On the anti-religious policy of the Chinese Communist Party:

"It must be noted that the document of the central committee of the CCP speaks of the 'corruption' that religious ideology is supposed to exercise on party organizations and members. That is, it is imagined that religious ideology corrodes the very nature of the materialist ideology at the party's foundation. It is not for nothing that the statutes of the CCP, while they have been modified in a variety of ways over the course of the decades, to the point of opening the door of the proletarian party to the entrepreneurs and capitalists themselves, have always remained intransigent in the matter of religion. The incompatibility between adhering to a faith and belonging to the apparatus destined to guide the country along the way of prosperity and greatness has never been brought into question. Those who are nostalgic for ideological purity thus do not hesitate to run to the ramparts and raise up new barriers every time there appears the danger of ‘‘infiltrations’’ capable of deforming the soul. But it must be admitted that the multiplication of these norms confirms that they are of little effect."

On the possibility for members of the communist party to adhere to a religious faith:

"The admission of vice-president Zeng Qinghong is significant, in that it shows that even the most highly placed leaders dare to speak of an hypothesis that, until now, seemed unthinkable. In reality, president Hu Jintao's intention, expressed in repeated assertions that he wants to foster the construction of a ‘‘harmonious society’’ in this phase of tumultuous economic growth in Chinese society, cannot be realized if the pathological mistrust of religion, which is today the occasion of much gratuitous violence, is not overcome. It must be remembered that the Chinese constitution, in article 36, assures all citizens of ‘‘freedom of religious belief.’’ And permitting the members of the CCP to enjoy all the constitutional liberties would make the party a more credible guide for the people of China."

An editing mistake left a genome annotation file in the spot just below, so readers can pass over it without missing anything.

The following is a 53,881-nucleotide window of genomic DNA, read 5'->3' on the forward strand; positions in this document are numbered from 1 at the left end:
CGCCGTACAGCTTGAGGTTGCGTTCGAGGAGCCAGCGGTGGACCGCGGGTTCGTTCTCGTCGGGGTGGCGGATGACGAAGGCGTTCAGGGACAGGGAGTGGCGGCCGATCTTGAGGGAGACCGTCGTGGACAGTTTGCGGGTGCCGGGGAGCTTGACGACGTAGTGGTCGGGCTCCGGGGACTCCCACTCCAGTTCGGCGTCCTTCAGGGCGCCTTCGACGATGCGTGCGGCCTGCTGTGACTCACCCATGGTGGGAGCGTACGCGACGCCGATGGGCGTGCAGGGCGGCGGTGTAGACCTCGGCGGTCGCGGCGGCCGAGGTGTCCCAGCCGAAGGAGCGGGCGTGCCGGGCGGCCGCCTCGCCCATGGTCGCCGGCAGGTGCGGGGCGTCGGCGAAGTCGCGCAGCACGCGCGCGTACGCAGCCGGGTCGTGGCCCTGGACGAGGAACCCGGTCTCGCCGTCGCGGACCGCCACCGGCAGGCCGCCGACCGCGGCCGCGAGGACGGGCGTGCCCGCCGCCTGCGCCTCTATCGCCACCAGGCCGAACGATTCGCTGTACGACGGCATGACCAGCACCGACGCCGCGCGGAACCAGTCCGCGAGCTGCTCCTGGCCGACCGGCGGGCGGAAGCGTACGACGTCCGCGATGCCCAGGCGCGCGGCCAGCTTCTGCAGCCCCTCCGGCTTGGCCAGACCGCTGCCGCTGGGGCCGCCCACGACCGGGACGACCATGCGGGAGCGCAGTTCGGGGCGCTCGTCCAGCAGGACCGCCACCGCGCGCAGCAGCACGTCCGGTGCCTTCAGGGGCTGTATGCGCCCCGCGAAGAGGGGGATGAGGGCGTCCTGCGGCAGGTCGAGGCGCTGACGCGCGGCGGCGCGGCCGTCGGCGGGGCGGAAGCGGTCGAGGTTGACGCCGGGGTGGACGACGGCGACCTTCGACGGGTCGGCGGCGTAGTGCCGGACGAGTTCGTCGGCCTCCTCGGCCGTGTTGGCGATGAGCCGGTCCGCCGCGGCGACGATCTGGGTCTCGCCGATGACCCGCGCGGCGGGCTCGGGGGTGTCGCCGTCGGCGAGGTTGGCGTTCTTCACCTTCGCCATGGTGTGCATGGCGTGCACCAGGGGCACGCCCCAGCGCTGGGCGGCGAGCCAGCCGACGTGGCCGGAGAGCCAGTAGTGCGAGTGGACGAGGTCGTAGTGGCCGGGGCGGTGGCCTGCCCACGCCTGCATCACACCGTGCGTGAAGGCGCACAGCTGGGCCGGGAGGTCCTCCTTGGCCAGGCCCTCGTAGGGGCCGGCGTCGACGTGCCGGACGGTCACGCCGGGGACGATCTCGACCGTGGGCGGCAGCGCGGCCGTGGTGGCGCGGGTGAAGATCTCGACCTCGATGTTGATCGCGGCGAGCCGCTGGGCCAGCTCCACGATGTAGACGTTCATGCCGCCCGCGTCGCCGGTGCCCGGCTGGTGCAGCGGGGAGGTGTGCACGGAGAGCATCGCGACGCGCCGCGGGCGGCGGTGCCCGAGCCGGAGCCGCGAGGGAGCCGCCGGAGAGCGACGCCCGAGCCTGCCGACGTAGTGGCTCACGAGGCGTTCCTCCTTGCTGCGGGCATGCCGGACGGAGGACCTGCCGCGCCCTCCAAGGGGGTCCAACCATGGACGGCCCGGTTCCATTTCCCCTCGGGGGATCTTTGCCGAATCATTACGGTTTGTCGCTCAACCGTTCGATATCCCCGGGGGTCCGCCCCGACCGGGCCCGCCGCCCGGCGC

__________

The magazine of the Pontifical Council for Foreign Missions, in which the article was published in the February 2006 edition:

Even the "Beijing Review" Is Burning Incense

A follow-up editorial published in the "Beijing Review" last January 12 revived the discussion on the role of religion in China.

The "Beijing Review" is an official weekly magazine in English, intended for distribution abroad. Right from the title, it poses the question in problematic terms: "Do we need religious education?"

The author of the note is the magazine's director, Lii Haibo, who appears in the photo at the top of the article and provides for the readers his own e-mail address: Hblii@263.net

Lii Haibo begins with an observation:

"Against China’’s fast economic development, people’’s ethical quality as a whole seems to be stagnant and even on the decline. Money worship prevails, turning many into greedy and selfish person buckled by profits. Moral landscape is polluted and part of society is saturated by promptings to degeneracy."

And this leads him to a proposal:

"The point is that education is the key to the chain of problems. To clean and mend the contaminated moral landscape, the introduction of religious precepts may be necessary as a supplement to a comprehensive educational campaign that is imperative for China."

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Focus on CHINA
A selection of articles from www.chiesa

10.2.2006
China: Twenty Million Communists at Prayer
This is how many persons are thought to belong to the communist party and, at the same time, adhere to a religion. The official stance forbids it. But some think this is a mistake –– and are writing about it

13.1.2006
Iran and China Also Fall under the Pope’’s Judgment
Benedict XVI did not cite them by name in his address to the diplomatic corps. But he clearly stated how he judges them: by the yardstick of truth and freedom. An interview with the bishop of Hong Kong

27.10.2005
Rome Is Calling Beijing –– But the Connection Keeps Getting Interrupted
Signs of growing closeness between China and the Vatican alternate with sudden breakdowns. The four empty seats at the synod. The new bishop recognized by both the government and the pope. The invitation to the sisters of Mother Teresa. "La Civiltàà Cattolica" adds up the figures

16.8.2005